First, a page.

Electromagnetic articulography assessment of tongue function in non-dysarthric speakers with Parkinson’s disease

M. N. Wong, Bruce E. Murdoch, Brooke-Mai Whelan, J. Bailey, L. Goozee

Research output: Contribution to journalMeeting AbstractResearchpeer-review

Abstract

Objective: The present study investigated lingual kinematics in a group of seven participants diagnosed with idiopathic Parkinson’s disease (PD) using the electromagnetic articulography (AG-200 EMA Carstens). Background: Articulatory imprecision in PD has been attributed to reduced range of movement, rigidity and abnormal speed of movement of the articulatory structures. Most of the previous studies provided acoustic and kinematic evidence of lip muscle rigidity, reduced amplitude and velocity of lip and jaw movement. Although reduced tongue strength in PD has been reported, to date very limited studies have documented the effects of PD on lingual kinematics. Methods: Seven participants with idiopathic PD were rated as non-dsysarthic on the basis of a perceptual assessment. A group of seven age and sex matched non-neurologically impaired participants served as controls participants. While fitted with the EMA system, each participant was required to read aloud one sentence loaded with alveolar consonants, /t/, to examine movement of the tongue tip and one sentence loaded with velar consonants, /k/, to examine movement of the tongue back. Three repetitions of each sentence by each participant were analyzed. Results: There was no difference between the PD and control groups on the distance of tongue movement during either the approach or release phases of either alveolar or velar consonants. However, the PD did showed significant reduced acceleration (p<.05) and deceleration (p<.01) of the tongue movement during the approach phase of alveolar consonant production. Duration of tongue movement was also significantly longer for the PD group than controls during production of both alveolar (p<.01) and velar (p<.01) consonants. Conclusions: Findings suggest ‘‘articulatory undershoot’’ may be the cause of articulatory impairment in PD. The implications of the presence of subclinical changes in lingual kinematics for the management of persons with PD are discussed.
Original languageEnglish
Pages (from-to)S345-S345
Number of pages1
JournalMovement Disorders
Volume24
Issue numberS1
DOIs
Publication statusPublished - 27 May 2009
Externally publishedYes
EventMDS 13th International Congress: The Movement Disorder Society’s 13th International Congress of Parkinson’s Disease and Movement Disorder - Paris, France
Duration: 7 Jun 200911 Jun 2009
Conference number: 13th

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Electromagnetic Phenomena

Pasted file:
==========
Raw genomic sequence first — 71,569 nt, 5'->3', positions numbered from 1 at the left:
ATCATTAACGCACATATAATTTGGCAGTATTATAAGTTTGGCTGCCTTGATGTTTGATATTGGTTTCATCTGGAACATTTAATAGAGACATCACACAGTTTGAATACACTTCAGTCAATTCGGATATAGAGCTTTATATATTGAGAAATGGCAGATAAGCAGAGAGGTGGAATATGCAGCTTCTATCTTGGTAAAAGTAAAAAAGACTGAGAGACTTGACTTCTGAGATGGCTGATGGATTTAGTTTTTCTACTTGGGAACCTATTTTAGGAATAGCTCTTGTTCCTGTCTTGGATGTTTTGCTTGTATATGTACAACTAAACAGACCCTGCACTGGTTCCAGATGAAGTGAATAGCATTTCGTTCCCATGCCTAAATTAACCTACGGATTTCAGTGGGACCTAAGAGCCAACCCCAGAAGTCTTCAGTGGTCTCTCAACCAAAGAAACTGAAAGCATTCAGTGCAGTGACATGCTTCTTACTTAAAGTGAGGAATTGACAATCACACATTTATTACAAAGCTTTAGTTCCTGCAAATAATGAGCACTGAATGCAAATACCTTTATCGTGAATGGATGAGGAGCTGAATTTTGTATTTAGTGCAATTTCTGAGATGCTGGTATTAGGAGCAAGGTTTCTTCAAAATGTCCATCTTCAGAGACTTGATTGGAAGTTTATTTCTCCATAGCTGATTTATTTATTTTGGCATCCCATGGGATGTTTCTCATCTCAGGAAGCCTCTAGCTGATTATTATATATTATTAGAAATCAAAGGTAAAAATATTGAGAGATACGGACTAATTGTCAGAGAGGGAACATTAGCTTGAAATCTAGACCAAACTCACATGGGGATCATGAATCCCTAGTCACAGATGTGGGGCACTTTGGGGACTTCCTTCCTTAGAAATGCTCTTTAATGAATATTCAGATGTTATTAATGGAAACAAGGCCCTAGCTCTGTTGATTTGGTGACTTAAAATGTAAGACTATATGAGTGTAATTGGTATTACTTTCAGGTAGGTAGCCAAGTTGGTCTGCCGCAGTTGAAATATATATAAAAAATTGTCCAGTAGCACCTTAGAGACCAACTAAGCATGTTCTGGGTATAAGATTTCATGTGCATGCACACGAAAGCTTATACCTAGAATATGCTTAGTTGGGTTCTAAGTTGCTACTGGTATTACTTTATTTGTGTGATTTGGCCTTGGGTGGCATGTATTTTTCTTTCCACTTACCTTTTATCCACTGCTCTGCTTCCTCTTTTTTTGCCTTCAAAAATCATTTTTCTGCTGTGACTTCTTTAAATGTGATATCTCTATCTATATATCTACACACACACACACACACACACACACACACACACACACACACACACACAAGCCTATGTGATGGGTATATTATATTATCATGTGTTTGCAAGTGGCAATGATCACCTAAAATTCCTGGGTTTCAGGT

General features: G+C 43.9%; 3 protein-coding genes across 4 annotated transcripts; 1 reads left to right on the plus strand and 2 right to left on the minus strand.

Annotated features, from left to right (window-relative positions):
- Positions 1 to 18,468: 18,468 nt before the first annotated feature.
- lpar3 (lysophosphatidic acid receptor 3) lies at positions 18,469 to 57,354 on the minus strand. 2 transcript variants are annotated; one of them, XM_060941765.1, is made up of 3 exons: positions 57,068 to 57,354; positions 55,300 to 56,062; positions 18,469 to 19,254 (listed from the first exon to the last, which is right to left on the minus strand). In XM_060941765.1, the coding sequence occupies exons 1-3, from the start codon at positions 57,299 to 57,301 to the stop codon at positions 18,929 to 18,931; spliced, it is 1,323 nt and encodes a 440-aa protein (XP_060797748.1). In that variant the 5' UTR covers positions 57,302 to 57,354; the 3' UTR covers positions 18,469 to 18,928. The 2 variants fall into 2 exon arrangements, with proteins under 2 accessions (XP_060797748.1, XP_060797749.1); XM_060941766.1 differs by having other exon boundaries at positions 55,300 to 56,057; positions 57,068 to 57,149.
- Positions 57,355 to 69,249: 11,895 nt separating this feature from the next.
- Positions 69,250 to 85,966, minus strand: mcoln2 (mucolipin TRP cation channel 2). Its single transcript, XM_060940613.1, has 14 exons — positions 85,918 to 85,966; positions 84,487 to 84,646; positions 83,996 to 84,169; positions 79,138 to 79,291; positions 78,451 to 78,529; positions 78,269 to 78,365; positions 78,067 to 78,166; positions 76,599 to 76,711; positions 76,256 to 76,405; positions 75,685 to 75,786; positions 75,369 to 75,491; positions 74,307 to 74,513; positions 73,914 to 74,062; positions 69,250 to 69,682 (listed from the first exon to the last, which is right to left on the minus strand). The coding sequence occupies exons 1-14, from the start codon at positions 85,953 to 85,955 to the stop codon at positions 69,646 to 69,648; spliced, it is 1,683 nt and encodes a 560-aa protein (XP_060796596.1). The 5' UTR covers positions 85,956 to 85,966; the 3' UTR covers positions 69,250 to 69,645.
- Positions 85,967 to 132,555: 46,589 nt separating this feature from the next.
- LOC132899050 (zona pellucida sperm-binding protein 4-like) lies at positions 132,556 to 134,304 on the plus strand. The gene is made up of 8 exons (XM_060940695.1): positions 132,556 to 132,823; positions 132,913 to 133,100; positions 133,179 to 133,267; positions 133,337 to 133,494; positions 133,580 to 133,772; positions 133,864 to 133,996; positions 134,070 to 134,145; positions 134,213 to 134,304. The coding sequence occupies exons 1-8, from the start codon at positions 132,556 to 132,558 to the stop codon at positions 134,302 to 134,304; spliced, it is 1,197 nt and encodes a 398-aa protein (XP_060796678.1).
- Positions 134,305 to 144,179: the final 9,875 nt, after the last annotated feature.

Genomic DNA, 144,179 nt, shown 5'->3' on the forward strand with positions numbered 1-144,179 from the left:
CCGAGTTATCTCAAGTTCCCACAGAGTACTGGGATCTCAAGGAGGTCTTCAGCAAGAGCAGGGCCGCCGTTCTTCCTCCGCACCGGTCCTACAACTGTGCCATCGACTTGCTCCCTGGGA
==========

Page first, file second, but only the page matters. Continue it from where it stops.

Tongue
Parkinson Disease
Biomechanical Phenomena
Lip
Muscle Rigidity
Deceleration
Dyskinesias
Jaw
Age Groups

Cite this

Wong, M. N. ; Murdoch, Bruce E. ; Whelan, Brooke-Mai ; Bailey, J. ; Goozee, L. / Electromagnetic articulography assessment of tongue function in non-dysarthric speakers with Parkinson’s disease. In: Movement Disorders. 2009 ; Vol. 24, No. S1. pp. S345-S345.
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abstract = "Objective: The present study investigated lingual kinematics in a group of seven participants diagnosed with idiopathic Parkinson’s disease (PD) using the electromagnetic articulography (AG-200 EMA Carstens). Background: Articulatory imprecision in PD has been attributed to reduced range of movement, rigidity and abnormal speed of movement of the articulatory structures. Most of the previous studies provided acoustic and kinematic evidence of lip muscle rigidity, reduced amplitude and velocity of lip and jaw movement. Although reduced tongue strength in PD has been reported, to date very limited studies have documented the effects of PD on lingual kinematics. Methods: Seven participants with idiopathic PD were rated as non-dsysarthic on the basis of a perceptual assessment. A group of seven age and sex matched non-neurologically impaired participants served as controls participants. While fitted with the EMA system, each participant was required to read aloud one sentence loaded with alveolar consonants, /t/, to examine movement of the tongue tip and one sentence loaded with velar consonants, /k/, to examine movement of the tongue back. Three repetitions of each sentence by each participant were analyzed. Results: There was no difference between the PD and control groups on the distance of tongue movement during either the approach or release phases of either alveolar or velar consonants. However, the PD did showed significant reduced acceleration (p<.05) and deceleration (p<.01) of the tongue movement during the approach phase of alveolar consonant production. Duration of tongue movement was also significantly longer for the PD group than controls during production of both alveolar (p<.01) and velar (p<.01) consonants. Conclusions: Findings suggest ‘‘articulatory undershoot’’ may be the cause of articulatory impairment in PD. The implications of the presence of subclinical changes in lingual kinematics for the management of persons with PD are discussed.",